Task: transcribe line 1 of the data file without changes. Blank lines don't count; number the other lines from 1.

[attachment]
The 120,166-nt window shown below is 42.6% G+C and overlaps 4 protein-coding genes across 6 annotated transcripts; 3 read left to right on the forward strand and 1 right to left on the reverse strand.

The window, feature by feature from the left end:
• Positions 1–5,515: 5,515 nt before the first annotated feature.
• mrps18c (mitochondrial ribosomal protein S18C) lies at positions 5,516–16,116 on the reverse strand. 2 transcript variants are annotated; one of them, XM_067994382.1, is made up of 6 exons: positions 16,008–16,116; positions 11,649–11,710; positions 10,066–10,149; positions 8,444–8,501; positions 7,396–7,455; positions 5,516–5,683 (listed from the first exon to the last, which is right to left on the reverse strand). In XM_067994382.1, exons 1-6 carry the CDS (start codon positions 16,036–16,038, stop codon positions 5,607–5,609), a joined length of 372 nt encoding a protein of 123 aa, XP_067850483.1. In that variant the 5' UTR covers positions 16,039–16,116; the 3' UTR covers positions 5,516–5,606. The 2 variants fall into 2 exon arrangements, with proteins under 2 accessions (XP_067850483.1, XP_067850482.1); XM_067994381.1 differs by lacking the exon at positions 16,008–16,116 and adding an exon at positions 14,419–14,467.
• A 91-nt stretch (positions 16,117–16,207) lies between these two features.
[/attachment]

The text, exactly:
The 120,166-nt window shown below is 42.6% G+C and overlaps 4 protein-coding genes across 6 annotated transcripts; 3 read left to right on the forward strand and 1 right to left on the reverse strand.